A verdant, nearly roadless place, the Western Amazon in South America may be the most biologically diverse place in the world. There, many people live in near isolation, with goods coming in either by river or air. Turning to crops for profit or sustenance, farmers operate small family plots to make a living.
"Princeton researchers have provided the first estimation of the potential damage from back-to-back, or compound, heat waves, which the authors found will increase as global warming continues. But government warning systems and health care outreach do not currently calculate the risks of sequential heat waves. Instead, risk and response are determined by the severity of individual episodes of extreme temperatures."
C-PREE Research Scholar, Tim Searchinger, and his colleague, Richard Waite, discuss the promise of plant-based burgers to decrease the impact that cattle and other grazing animals have on the environment. Searchinger's research on land use and greenhouse gas emissions has developed calculations to demonstrate that, "Beef uses roughly 20 times more land and releases 20 times more greenhouse gases for the same amount of protein as common plant proteins such as beans."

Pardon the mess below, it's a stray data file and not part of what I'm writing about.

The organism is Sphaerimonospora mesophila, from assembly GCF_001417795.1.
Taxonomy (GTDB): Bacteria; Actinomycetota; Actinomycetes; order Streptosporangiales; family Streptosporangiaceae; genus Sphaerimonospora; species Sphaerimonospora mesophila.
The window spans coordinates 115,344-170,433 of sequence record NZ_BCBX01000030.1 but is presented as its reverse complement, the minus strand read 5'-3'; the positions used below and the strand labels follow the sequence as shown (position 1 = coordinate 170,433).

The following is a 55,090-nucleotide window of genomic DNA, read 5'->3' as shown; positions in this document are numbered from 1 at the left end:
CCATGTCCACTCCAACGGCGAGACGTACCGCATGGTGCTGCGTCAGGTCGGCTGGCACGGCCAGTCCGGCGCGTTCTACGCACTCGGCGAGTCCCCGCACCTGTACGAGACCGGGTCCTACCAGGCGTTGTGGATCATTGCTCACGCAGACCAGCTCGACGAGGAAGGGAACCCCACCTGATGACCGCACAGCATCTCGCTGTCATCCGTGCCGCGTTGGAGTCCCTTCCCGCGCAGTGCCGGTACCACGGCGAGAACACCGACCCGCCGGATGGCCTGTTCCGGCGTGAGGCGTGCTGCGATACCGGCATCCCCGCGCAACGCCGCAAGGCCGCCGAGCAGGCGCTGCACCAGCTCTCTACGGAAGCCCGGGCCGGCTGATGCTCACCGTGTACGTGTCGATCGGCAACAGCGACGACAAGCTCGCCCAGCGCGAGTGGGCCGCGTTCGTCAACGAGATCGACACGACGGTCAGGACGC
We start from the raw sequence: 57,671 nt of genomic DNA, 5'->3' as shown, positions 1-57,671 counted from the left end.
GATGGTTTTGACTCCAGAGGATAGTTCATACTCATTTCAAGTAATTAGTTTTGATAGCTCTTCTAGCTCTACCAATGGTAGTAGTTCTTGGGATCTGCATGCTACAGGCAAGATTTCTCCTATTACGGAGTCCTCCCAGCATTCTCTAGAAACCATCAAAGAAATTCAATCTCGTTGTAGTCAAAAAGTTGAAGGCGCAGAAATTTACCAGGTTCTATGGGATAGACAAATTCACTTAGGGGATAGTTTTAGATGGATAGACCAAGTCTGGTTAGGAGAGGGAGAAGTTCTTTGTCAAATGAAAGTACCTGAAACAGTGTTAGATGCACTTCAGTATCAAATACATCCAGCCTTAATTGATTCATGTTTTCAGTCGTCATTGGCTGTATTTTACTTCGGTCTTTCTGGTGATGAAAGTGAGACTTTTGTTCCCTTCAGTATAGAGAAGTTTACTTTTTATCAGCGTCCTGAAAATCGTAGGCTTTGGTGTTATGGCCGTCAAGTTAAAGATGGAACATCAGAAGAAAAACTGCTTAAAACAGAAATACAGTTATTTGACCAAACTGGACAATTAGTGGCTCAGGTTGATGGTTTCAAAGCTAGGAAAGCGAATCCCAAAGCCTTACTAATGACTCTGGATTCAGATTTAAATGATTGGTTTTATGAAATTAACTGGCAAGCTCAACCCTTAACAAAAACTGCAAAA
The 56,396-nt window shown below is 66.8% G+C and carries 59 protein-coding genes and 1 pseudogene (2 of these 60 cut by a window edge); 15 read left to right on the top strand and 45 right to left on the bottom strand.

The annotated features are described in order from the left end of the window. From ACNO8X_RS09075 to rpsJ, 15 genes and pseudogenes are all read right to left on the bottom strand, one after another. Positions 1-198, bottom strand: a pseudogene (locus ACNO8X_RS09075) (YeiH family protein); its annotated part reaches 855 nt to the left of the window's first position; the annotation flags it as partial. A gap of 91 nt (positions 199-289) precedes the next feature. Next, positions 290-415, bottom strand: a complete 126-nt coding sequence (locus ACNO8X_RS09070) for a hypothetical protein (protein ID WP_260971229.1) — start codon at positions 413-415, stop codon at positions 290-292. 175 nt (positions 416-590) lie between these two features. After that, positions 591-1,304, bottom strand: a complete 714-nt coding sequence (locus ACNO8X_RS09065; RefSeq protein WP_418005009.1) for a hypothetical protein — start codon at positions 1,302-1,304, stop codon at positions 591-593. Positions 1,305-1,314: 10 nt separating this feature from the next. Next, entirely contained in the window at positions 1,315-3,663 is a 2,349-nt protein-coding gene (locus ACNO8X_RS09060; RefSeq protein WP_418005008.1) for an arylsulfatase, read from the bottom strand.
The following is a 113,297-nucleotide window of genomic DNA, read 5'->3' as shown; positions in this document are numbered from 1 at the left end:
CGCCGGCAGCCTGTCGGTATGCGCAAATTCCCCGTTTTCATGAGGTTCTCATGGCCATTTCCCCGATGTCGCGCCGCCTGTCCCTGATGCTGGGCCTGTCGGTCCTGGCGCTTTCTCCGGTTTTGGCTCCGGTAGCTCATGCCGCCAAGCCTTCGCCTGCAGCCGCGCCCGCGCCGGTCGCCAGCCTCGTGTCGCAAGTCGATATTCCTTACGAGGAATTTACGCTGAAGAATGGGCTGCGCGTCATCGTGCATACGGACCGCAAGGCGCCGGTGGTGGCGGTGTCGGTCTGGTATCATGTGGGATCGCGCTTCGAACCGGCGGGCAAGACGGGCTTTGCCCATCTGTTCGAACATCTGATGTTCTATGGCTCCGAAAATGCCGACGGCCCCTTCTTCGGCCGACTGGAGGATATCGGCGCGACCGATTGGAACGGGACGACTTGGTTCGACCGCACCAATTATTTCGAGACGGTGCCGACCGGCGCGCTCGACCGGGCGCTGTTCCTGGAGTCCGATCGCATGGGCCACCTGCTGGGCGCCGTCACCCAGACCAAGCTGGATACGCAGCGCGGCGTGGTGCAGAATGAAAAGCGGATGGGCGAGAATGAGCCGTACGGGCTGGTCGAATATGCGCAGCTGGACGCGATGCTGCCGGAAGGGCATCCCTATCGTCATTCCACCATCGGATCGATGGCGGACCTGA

Prof. Michael Oppenheimer speaks with CNN about extreme weather events in a changing climate, the impact of these events on communities, and the role of government in taking actions to cut emissions and prepare for the effects of climate change.
The New York Times reports on recent research by Dr. David Wilcove and Dr. Eyal Frank. Their study, using the example of the Indonesia black-winged mynas, looks at the disconnect between Cites (the Convention on International Trade in Endangered Species of Wild Fauna and Flora) and scientific data regarding threatened species.
Tim Searchinger, C-PREE Research Scholar, is featured in the third segment of NPR's Morning Edition series on imaging the world in 2050 and the changes that would be made to stop climate change. Searchinger speaks about his research on land use and greenhouse gas emissions related to food production.
C-PREE Faculty Director, Michael Oppenheimer's new book on the practices of scientific assessment is now available from the University of Chicago Press.
Two-thirds of species endangered by wildlife trade wait close to or more than two decades to be protected.
Nitrogen pollution is produced by a number of interlinked compounds, from ammonia to nitrous oxide. While they have both natural and human sources, the latter increased dramatically over the past century as farmers scaled up food production in response to population growth. Once these chemicals are released into the air and water, they contribute to problems that include climate change and “dead zones” in rivers, lakes and coastal areas.